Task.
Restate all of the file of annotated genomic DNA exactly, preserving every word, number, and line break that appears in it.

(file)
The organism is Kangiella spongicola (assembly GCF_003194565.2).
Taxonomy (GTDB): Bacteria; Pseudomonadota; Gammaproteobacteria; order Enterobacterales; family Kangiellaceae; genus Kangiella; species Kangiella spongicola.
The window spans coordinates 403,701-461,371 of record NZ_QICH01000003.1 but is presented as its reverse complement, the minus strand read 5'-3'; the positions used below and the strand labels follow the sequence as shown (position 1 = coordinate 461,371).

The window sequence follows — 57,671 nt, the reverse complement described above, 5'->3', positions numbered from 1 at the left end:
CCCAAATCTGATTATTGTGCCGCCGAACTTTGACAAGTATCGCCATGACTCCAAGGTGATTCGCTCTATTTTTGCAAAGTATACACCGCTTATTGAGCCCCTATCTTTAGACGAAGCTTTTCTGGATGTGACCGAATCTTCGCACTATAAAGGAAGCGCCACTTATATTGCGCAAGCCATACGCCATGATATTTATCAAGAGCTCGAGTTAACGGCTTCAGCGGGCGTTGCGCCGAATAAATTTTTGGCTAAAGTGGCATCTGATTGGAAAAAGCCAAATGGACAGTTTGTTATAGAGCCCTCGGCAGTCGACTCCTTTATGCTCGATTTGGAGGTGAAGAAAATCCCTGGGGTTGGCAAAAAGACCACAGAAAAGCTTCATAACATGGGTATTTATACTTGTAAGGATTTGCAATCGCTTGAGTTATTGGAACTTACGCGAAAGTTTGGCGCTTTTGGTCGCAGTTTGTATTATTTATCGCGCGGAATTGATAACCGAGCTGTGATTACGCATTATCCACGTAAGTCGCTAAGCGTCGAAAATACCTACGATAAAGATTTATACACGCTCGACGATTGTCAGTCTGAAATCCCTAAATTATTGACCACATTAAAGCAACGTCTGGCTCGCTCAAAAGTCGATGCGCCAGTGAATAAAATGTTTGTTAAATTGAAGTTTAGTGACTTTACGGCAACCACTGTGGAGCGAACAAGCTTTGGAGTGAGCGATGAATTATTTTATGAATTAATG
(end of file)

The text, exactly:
The organism is Kangiella spongicola (assembly GCF_003194565.2).
Taxonomy (GTDB): Bacteria; Pseudomonadota; Gammaproteobacteria; order Enterobacterales; family Kangiellaceae; genus Kangiella; species Kangiella spongicola.
The window spans coordinates 403,701-461,371 of record NZ_QICH01000003.1 but is presented as its reverse complement, the minus strand read 5'-3'; the positions used below and the strand labels follow the sequence as shown (position 1 = coordinate 461,371).

The window sequence follows — 57,671 nt, the reverse complement described above, 5'->3', positions numbered from 1 at the left end:
CCCAAATCTGATTATTGTGCCGCCGAACTTTGACAAGTATCGCCATGACTCCAAGGTGATTCGCTCTATTTTTGCAAAGTATACACCGCTTATTGAGCCCCTATCTTTAGACGAAGCTTTTCTGGATGTGACCGAATCTTCGCACTATAAAGGAAGCGCCACTTATATTGCGCAAGCCATACGCCATGATATTTATCAAGAGCTCGAGTTAACGGCTTCAGCGGGCGTTGCGCCGAATAAATTTTTGGCTAAAGTGGCATCTGATTGGAAAAAGCCAAATGGACAGTTTGTTATAGAGCCCTCGGCAGTCGACTCCTTTATGCTCGATTTGGAGGTGAAGAAAATCCCTGGGGTTGGCAAAAAGACCACAGAAAAGCTTCATAACATGGGTATTTATACTTGTAAGGATTTGCAATCGCTTGAGTTATTGGAACTTACGCGAAAGTTTGGCGCTTTTGGTCGCAGTTTGTATTATTTATCGCGCGGAATTGATAACCGAGCTGTGATTACGCATTATCCACGTAAGTCGCTAAGCGTCGAAAATACCTACGATAAAGATTTATACACGCTCGACGATTGTCAGTCTGAAATCCCTAAATTATTGACCACATTAAAGCAACGTCTGGCTCGCTCAAAAGTCGATGCGCCAGTGAATAAAATGTTTGTTAAATTGAAGTTTAGTGACTTTACGGCAACCACTGTGGAGCGAACAAGCTTTGGAGTGAGCGATGAATTATTTTATGAATTAATG